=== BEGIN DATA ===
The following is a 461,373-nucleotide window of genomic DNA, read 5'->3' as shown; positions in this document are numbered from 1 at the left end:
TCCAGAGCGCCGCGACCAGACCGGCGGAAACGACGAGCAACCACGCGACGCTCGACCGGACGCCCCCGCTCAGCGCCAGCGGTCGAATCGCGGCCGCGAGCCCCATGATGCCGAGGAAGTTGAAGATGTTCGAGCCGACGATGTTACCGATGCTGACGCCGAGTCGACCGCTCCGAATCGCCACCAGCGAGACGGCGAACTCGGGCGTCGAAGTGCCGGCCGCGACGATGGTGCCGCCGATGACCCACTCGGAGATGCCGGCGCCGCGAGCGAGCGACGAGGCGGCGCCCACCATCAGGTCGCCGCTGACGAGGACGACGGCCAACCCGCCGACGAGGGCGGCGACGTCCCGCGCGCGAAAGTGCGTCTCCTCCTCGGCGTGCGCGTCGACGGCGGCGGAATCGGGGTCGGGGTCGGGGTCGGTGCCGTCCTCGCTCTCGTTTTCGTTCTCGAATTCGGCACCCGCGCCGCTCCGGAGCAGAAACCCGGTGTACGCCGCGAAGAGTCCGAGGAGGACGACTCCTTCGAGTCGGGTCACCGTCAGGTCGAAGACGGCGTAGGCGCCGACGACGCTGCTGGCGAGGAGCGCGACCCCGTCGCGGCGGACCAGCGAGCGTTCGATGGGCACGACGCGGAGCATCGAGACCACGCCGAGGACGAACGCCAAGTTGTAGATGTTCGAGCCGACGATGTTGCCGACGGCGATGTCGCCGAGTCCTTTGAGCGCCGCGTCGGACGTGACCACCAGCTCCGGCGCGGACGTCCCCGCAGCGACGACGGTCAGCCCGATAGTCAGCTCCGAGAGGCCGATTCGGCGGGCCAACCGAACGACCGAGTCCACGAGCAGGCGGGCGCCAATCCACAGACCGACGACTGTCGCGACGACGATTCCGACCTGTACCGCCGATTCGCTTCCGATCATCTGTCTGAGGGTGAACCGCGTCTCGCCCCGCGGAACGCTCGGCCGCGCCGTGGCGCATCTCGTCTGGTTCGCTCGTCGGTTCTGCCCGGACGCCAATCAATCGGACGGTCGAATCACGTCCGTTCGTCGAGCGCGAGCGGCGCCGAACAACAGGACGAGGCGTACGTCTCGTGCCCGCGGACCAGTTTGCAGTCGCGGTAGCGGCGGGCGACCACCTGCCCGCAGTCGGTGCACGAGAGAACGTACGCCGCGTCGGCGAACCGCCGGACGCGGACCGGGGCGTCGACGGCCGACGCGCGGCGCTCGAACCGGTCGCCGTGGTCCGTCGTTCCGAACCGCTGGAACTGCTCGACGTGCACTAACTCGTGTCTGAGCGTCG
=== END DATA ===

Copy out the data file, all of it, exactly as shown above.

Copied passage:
The following is a 461,373-nucleotide window of genomic DNA, read 5'->3' as shown; positions in this document are numbered from 1 at the left end:
TCCAGAGCGCCGCGACCAGACCGGCGGAAACGACGAGCAACCACGCGACGCTCGACCGGACGCCCCCGCTCAGCGCCAGCGGTCGAATCGCGGCCGCGAGCCCCATGATGCCGAGGAAGTTGAAGATGTTCGAGCCGACGATGTTACCGATGCTGACGCCGAGTCGACCGCTCCGAATCGCCACCAGCGAGACGGCGAACTCGGGCGTCGAAGTGCCGGCCGCGACGATGGTGCCGCCGATGACCCACTCGGAGATGCCGGCGCCGCGAGCGAGCGACGAGGCGGCGCCCACCATCAGGTCGCCGCTGACGAGGACGACGGCCAACCCGCCGACGAGGGCGGCGACGTCCCGCGCGCGAAAGTGCGTCTCCTCCTCGGCGTGCGCGTCGACGGCGGCGGAATCGGGGTCGGGGTCGGGGTCGGTGCCGTCCTCGCTCTCGTTTTCGTTCTCGAATTCGGCACCCGCGCCGCTCCGGAGCAGAAACCCGGTGTACGCCGCGAAGAGTCCGAGGAGGACGACTCCTTCGAGTCGGGTCACCGTCAGGTCGAAGACGGCGTAGGCGCCGACGACGCTGCTGGCGAGGAGCGCGACCCCGTCGCGGCGGACCAGCGAGCGTTCGATGGGCACGACGCGGAGCATCGAGACCACGCCGAGGACGAACGCCAAGTTGTAGATGTTCGAGCCGACGATGTTGCCGACGGCGATGTCGCCGAGTCCTTTGAGCGCCGCGTCGGACGTGACCACCAGCTCCGGCGCGGACGTCCCCGCAGCGACGACGGTCAGCCCGATAGTCAGCTCCGAGAGGCCGATTCGGCGGGCCAACCGAACGACCGAGTCCACGAGCAGGCGGGCGCCAATCCACAGACCGACGACTGTCGCGACGACGATTCCGACCTGTACCGCCGATTCGCTTCCGATCATCTGTCTGAGGGTGAACCGCGTCTCGCCCCGCGGAACGCTCGGCCGCGCCGTGGCGCATCTCGTCTGGTTCGCTCGTCGGTTCTGCCCGGACGCCAATCAATCGGACGGTCGAATCACGTCCGTTCGTCGAGCGCGAGCGGCGCCGAACAACAGGACGAGGCGTACGTCTCGTGCCCGCGGACCAGTTTGCAGTCGCGGTAGCGGCGGGCGACCACCTGCCCGCAGTCGGTGCACGAGAGAACGTACGCCGCGTCGGCGAACCGCCGGACGCGGACCGGGGCGTCGACGGCCGACGCGCGGCGCTCGAACCGGTCGCCGTGGTCCGTCGTTCCGAACCGCTGGAACTGCTCGACGTGCACTAACTCGTGTCTGAGCGTCG